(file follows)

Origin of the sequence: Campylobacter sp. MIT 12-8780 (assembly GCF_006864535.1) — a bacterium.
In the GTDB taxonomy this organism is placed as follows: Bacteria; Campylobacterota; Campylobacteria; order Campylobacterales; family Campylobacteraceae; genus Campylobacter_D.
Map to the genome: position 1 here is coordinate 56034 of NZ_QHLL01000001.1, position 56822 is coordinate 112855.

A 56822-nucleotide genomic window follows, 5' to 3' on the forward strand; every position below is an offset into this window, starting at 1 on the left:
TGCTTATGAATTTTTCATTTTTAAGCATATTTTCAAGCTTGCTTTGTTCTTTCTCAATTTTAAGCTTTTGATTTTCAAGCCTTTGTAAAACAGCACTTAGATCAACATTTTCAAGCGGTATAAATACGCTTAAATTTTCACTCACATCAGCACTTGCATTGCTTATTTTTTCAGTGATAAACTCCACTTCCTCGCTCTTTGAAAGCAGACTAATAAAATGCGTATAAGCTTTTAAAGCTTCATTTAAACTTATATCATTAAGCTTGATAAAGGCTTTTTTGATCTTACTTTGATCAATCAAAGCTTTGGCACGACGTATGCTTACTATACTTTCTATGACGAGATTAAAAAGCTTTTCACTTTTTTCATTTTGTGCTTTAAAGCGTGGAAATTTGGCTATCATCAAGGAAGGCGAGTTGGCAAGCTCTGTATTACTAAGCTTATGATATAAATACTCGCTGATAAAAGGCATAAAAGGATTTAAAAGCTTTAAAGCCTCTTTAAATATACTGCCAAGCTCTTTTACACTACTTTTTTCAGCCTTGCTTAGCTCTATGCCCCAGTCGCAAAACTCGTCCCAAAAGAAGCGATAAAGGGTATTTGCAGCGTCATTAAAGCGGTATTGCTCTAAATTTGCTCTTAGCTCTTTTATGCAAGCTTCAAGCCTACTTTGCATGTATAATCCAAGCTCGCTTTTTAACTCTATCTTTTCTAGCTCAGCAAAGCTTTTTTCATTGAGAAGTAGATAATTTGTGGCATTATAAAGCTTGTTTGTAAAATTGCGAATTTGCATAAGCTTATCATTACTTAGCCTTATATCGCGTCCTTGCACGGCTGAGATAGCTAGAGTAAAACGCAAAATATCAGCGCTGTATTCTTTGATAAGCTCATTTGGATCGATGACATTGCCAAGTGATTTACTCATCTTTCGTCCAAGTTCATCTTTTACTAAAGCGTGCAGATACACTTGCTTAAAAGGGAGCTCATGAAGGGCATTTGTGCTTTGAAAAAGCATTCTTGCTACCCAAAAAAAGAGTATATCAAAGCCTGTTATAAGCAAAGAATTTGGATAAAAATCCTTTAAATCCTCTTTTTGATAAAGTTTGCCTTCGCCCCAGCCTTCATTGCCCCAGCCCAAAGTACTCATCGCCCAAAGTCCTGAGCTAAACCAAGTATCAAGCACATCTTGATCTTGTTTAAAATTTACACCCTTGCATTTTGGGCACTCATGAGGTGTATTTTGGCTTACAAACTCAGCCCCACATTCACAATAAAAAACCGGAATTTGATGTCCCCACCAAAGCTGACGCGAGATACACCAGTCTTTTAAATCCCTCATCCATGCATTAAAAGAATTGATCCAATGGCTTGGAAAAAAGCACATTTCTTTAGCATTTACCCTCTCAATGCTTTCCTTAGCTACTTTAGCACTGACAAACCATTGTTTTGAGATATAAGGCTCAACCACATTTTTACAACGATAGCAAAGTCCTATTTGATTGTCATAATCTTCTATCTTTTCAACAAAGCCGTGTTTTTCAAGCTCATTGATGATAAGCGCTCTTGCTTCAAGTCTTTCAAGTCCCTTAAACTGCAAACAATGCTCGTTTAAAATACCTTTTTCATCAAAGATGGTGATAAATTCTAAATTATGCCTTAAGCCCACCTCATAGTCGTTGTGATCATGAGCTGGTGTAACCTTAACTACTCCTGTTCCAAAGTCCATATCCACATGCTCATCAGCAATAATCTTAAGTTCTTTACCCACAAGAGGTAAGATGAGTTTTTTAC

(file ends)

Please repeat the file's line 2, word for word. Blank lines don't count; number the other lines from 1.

In the GTDB taxonomy this organism is placed as follows: Bacteria; Campylobacterota; Campylobacteria; order Campylobacterales; family Campylobacteraceae; genus Campylobacter_D.